What I'm Into {a snapshot of December 2014}

What I'm Into {a snapshot of December 2014}

The Lonely Season

The Lonely Season December was a month of high highs, and significant lows. I spent a great deal of time pondering the events of last year at this time, and what I want the upcoming year to look like. I did my best to Advent well (yes, I just used Advent as a verb).

I like to think that amidst some challenging, chaotic things, I found a few corners of sacred space.

I hope you enjoy this look into my everyday life, and I'd love to hear what you've been into this month.

Reading

Reading

Every Dress a Decision by Elizabeth Austen

I met Ms. Austen, the Washington State poet laureate, this year at a fundraising event and immediately liked her. As I read through her poems, I was at turns elated and unsettled (which is, perhaps, the point of poetry). One of my favorites is the luminous “The Girl Who Goes Alone.”

Women In Clothes by Sheila Heti, Heidi Julavits, Leanne Shapton and 639 others

This was one of two clothing focused books I read this month. This was by far the longer and more comprehensive work, revolving around questionnaires sent out to women about how they dress and why. It was punctuated with essays about the mundane, and sometimes even the tragic (one particularly moving piece was an interview with several garment factory workers). This is an ambitious book, and though I enjoyed reading about people and their relationships with clothes, I found it rather long, and somewhat boring in places. I would have done more editing.

Worn Stories edited by Emily Spivack

This book is like a very short version of Women In Clothes. There are small essays each about one piece of clothing. I would have liked to have had essays by more normal people (less of the famous variety) but I really enjoyed the concept and some of the essays were really touching.

Shopaholic to the Stars by Sophie Kinsella

After a long wait, this is the latest in the Shopaholic series. This character and series were my introduction to Sophie Kinsella, who writes delightful British chick-lit (just the thing after some heavy reading, or living). This one left me on a bit of a cliff-hanger, so I know that there must be another in the works.

The Culinary Imagination: From Myth To Modernity by Sandra M. Gilbert

This was one of the most fascinating books about food (or anything) I’ve read in a long time. It’s one part memoir, one part history, one part cultural exploration. The result is a sometimes charming, always evocative look at food. It made me hungry, and it made me want to write.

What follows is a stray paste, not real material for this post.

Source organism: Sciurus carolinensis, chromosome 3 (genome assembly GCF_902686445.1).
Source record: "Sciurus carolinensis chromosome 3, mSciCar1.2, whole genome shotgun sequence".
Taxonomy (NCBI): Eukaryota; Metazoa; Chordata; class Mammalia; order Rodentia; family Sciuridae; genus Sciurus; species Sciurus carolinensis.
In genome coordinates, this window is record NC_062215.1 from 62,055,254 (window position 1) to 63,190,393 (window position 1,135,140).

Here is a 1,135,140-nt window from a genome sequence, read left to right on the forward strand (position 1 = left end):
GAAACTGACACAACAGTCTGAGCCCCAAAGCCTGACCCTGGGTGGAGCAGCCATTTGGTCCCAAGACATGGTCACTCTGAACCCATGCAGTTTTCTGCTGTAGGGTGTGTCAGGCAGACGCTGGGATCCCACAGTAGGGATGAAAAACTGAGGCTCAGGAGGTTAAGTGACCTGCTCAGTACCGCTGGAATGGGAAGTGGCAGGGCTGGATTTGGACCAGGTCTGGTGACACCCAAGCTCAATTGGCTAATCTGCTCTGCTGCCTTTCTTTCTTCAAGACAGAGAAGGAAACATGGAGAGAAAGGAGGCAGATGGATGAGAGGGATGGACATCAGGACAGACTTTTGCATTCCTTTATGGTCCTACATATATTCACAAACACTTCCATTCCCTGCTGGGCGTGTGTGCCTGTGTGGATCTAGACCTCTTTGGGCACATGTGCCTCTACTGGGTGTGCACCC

The Pleasures of Cooking For One by Judith Jones

I didn’t read this cover to cover (because it’s a cook book) but I’ve been meaning to pick this up for some time. Judith Jones, better known as the editor who discovered Julia Child (among others) wrote it in the wake of her struggles to cook for one after her husband died. I found a lot of inspiration, and some good ways of thinking here. This was also my last library book for a while. I’ve found that those deadlines, innocuous as they are keep me from reading books I own (but haven’t read). I’m planning to make a large dent in those before I go back to the library. Wish me luck.

The Defining Decade by Dr. Meg Jay

I borrowed this book from a friend an embarrassingly long time ago after enjoying the related TED talk, and just took the time to read it. It’s a book written by a therapist about the 20-something years, and I found it hopeful, encouraging, and sobering.

I haven’t yet jumped into Rachel Held Evan’s newest book (which came in the mail in the form of an advanced review copy this month) but I was so excited I just had to share. It’s called Searching For Sunday: Loving, Leaving, and Finding the Church, and I can’t wait to share my review with you.

Watching

I always want to watch my (not so iconic) Christmas movies during December. Here are a few of them that I got a chance to curl up with this month.

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Christmas in Connecticut

I purchased this movie at a grocery store during the holiday season a few years ago. It’s a funny story about a writer who pretends to be a wife and mother on a farm in Connecticut, and writes a column about it, but is really a single New Yorker. She’s put in a jam when a young serviceman asks for nothing more for Christmas but to come to her farm for the holiday. It stars Barbara Stanwyck, and it is light, but awfully fun.

Four Christmases 

My mom and I saw this movie in theaters, and we always say that we like it because it’s a little too real. It’s a story about a couple (Reese Witherspoon and Vince Vaughn) who visit all four households of their divorced families on Christmas day. It is exactly as bad as it sounds.

The Holiday

I loved the concept of this movie when it came out, and after years of watching, I still like this charming little movie about four people who find heartbreak and healing over the holiday. It’s tightly written and effortlessly quotable, and while I enjoy watching it at other times of the year, there is something needful about watching it during the Christmas season.

Bachelor-Mother

Bachelor Mother